Now, "Fret not thyself because of evil doers." "Do not be envious of those who seem to prosper in their own way." They're not going anywhere. Four times the Psalmist says that they're going to be cut off. Though they may grow tall like the cedars of Lebanon, you will pass by. "In a little while …" That's verse 10. I like that. "In a little while they will be no more."
So this wise sage, looking back over his life, rakes off the hot anvil of his own crystallized experience this plea: don't fret and don't envy, but trust in God and take delight in him. Commit your way unto him and wait patiently. Don't fret; wait. Don't envy; commit your way unto him. That's a marvelous plea, and you can do that if your theology is right, if you believe that nothing moves on the checkerboard of human destiny that catches God by surprise. You can wait. This wise sage lived a long time; he has tenure. He knows God's identity and his character and his glory, and he makes a plea and an invitation. Today I borrow from him. "Fret not thyself because of evil …" Don't get bent out of shape. Don't get your blood pressure up.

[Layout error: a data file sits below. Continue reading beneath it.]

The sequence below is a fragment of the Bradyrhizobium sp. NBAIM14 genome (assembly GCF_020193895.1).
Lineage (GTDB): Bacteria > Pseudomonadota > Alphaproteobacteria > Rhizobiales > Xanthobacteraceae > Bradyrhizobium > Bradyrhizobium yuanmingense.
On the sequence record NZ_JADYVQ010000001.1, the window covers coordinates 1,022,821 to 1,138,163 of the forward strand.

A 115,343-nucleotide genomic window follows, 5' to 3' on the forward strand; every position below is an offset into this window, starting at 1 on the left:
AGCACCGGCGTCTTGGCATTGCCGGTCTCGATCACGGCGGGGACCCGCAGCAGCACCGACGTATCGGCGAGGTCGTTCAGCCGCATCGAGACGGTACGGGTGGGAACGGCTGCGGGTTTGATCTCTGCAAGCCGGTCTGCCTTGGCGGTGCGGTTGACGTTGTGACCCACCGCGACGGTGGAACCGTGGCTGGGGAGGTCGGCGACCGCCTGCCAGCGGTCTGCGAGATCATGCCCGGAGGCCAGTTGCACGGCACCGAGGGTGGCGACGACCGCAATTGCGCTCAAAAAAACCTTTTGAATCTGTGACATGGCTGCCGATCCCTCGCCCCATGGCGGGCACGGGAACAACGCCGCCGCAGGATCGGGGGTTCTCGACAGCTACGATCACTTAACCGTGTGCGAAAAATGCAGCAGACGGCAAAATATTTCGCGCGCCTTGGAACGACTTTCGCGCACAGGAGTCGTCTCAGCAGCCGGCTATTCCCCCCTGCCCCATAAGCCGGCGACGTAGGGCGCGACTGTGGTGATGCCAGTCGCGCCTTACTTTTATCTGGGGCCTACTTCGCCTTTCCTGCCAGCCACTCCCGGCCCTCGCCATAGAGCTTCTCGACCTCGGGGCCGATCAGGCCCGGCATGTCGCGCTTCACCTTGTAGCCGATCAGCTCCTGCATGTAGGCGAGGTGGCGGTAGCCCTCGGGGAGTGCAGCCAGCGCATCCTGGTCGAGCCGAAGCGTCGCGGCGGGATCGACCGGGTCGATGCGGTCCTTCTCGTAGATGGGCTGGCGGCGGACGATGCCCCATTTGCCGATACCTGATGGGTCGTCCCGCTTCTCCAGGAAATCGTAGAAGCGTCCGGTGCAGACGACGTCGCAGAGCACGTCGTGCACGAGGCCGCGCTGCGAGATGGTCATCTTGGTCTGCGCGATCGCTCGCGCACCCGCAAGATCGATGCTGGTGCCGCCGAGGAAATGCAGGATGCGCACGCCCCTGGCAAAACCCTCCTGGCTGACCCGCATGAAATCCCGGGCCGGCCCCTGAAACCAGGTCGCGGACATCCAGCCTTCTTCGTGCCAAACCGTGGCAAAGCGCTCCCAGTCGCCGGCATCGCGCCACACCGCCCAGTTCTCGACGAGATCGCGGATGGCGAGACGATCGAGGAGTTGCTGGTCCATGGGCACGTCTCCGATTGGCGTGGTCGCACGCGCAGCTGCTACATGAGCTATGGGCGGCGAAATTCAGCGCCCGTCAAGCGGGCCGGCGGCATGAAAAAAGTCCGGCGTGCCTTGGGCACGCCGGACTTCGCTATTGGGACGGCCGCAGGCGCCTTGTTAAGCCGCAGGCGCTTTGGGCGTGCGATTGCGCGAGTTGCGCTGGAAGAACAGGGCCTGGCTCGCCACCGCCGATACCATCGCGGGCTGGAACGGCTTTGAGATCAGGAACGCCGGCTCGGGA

What a marvelous, calming relief tonight to know that I don't have to take care of the wicked. I can say my prayers, go to sleep, dream, and snore. Let God handle the wicked.
I was eating lunch one day on the campus of Bishop College student union building with John, a longtime friend, a great scholar. I remember vividly that John was eating a piece of pork chop, and I asked him a question: "John, what do you fear most about God?" And John, always a deep, scholarly thinker, finished chewing that piece of pork chop, and then he said, "Harry, I fear two things about God. Number one, I fear his eyes; he sees everything. Second, I fear God's age. He had no birthday, and he'll have no funeral."
God won't forsake you
You can relax and rest, not fret yourself, not be envious. But there's a promise: you will not be forsaken. Don't fret; trust. Don't envy; wait patiently. You will dwell in the land and enjoy the fruits of your labor. On my last birthday I began trying to squeeze some nutrients out of verse 25. It's a wonderful promise, as a divine promise. And God keeps his promises. There is no rubber in God's checks; they don't bounce. You will not be forsaken. You will not be abandoned. You will not be left. He won't throw you under the back wheels of the bus. You won't be dropped.